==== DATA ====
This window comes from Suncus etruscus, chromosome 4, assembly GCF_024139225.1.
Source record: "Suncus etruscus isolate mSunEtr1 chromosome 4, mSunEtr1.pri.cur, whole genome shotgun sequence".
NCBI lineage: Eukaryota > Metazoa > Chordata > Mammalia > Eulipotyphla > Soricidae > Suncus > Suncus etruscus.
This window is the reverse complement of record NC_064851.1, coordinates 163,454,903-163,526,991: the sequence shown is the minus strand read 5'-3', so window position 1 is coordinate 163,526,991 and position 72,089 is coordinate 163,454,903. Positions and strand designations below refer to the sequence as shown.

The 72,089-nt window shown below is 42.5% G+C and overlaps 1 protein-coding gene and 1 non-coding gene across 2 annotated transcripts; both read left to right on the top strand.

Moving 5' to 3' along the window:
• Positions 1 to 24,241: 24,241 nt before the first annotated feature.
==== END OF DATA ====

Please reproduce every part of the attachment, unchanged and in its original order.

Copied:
This window comes from Suncus etruscus, chromosome 4, assembly GCF_024139225.1.
Source record: "Suncus etruscus isolate mSunEtr1 chromosome 4, mSunEtr1.pri.cur, whole genome shotgun sequence".
NCBI lineage: Eukaryota > Metazoa > Chordata > Mammalia > Eulipotyphla > Soricidae > Suncus > Suncus etruscus.
This window is the reverse complement of record NC_064851.1, coordinates 163,454,903-163,526,991: the sequence shown is the minus strand read 5'-3', so window position 1 is coordinate 163,526,991 and position 72,089 is coordinate 163,454,903. Positions and strand designations below refer to the sequence as shown.

The 72,089-nt window shown below is 42.5% G+C and overlaps 1 protein-coding gene and 1 non-coding gene across 2 annotated transcripts; both read left to right on the top strand.

Moving 5' to 3' along the window:
• Positions 1 to 24,241: 24,241 nt before the first annotated feature.